Doin' what you do - can it be done better?

Hot ovenIs there an element of your job that you are you still doing the same way it’s been done for years? Part of the challenge for each of us to make the Iowa DOT smarter, simpler, and customer driven is to look at what we do, why we do it, and how we can do it better.  

For the folks in the District 4 materials lab in Atlantic, looking at updating the lab layout to improve safety and efficiency has been in the works for the last couple of years. The materials crew knew that testing procedures had changed. Their challenge was to reconfigure the lab in a way that made sense for the work they were doing.

Mike Magers

Mike Magers, who was the lab chief at the time the reconfiguration started, said, “The way our lab is set up, we have basically three rooms side-by-side. We had an old ignition oven in one room that heated asphalt samples to about 275 degrees. When we needed to burn off the binder, we would have to carry the aggregate sample through all three rooms and past several work stations to a garage where we kept the burn off oven. When the lab was set up that way, this testing wasn’t done much, so it wasn’t a big issue. Now we run this test all the time, so we had to come up with a better, safer layout.”




Joel Schueter

For the lab crew, the change just made sense. “During the process we worked with management to get an equipment layout that worked for us. It wasn’t as simple as just moving a few pieces, we had to reconfigure some of the mechanical systems, but the change has been worth it. Since we are typically conducting several tests at once on a sample, we were able to move equipment around and make it easier to do the testing we need to do,” said Joel Schueter, who is the current lab chief.

 The change included updating the electrical system in the building and redoing the oven venting to allow moving the high-temperature ignition oven closer to all other hot-mix asphalt test equipment to reduce any possibility of accidents. District 4 Materials Engineer Dan Redmond said, “This has resulted in time savings in laboratory operations as well as greatly reduced the potential exposure of many employees to hot materials.”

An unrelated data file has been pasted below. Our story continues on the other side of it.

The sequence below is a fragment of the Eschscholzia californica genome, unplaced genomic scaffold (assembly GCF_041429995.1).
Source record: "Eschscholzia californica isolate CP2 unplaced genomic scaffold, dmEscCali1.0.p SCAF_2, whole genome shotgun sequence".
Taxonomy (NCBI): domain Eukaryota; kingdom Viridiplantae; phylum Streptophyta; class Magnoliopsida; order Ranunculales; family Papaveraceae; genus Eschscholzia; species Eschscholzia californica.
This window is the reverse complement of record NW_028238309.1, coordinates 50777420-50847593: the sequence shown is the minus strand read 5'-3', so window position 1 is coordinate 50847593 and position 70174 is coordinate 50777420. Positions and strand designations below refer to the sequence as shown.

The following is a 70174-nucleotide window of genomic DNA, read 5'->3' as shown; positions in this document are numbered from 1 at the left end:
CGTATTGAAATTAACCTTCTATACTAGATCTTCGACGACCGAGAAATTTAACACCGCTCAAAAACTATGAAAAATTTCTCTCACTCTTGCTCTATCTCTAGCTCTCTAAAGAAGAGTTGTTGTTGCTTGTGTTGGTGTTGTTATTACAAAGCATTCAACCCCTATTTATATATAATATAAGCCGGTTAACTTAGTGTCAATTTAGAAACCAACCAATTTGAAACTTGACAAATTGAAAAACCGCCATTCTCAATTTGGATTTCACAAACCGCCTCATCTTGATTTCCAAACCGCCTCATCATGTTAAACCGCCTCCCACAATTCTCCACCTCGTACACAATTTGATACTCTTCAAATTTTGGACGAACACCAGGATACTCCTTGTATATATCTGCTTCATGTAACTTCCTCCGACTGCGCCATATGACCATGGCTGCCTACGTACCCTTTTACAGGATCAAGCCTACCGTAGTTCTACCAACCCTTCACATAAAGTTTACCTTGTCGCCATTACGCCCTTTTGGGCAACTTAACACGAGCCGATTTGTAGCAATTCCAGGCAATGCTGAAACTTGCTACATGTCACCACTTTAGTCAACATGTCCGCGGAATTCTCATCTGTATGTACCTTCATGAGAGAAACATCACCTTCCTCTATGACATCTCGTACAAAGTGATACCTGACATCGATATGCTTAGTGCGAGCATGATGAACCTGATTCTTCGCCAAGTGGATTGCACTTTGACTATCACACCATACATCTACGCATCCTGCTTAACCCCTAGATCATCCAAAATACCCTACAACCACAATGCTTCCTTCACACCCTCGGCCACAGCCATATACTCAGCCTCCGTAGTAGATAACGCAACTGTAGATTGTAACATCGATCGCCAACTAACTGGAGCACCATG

As they began to use the burn off oven (left) more, it made sense for the crew in Atlantic to move it closer to the ignition oven (right)

To better understand the work they do, the technicians in Atlantic say you should just think about cooking a Thanksgiving dinner. You’re in the kitchen and the turkey is in the oven, the potatoes are on the stove and you’re getting the green bean casserole ready on the counter. It just makes sense that you would be doing all the work in one kitchen. “Just like that Thanksgiving dinner, the work we do takes planning,” said Magers. “We need to keep looking at what we do and how we do it and see where we can do it better.”

Schlueter added that changes in the lab are not just to test equipment. He said, “We’re in the process of reducing the number of computers we have in the lab and going paperless. It has been good to be able to offer feedback to Information Technology and others on those so we can get processes that work for everyone. We’re looking forward to what changes are coming next.”

Verify your Comment

Previewing your Comment

This is only a preview. Your comment has not yet been posted.

Your comment could not be posted. Error type:
Your comment has been posted. Post another comment

The letters and numbers you entered did not match the image. Please try again.

As a final step before posting your comment, enter the letters and numbers you see in the image below. This prevents automated programs from posting comments.

Having trouble reading this image? View an alternate.


Have a comment?


©  Iowa Department of Transportation.  All rights reserved.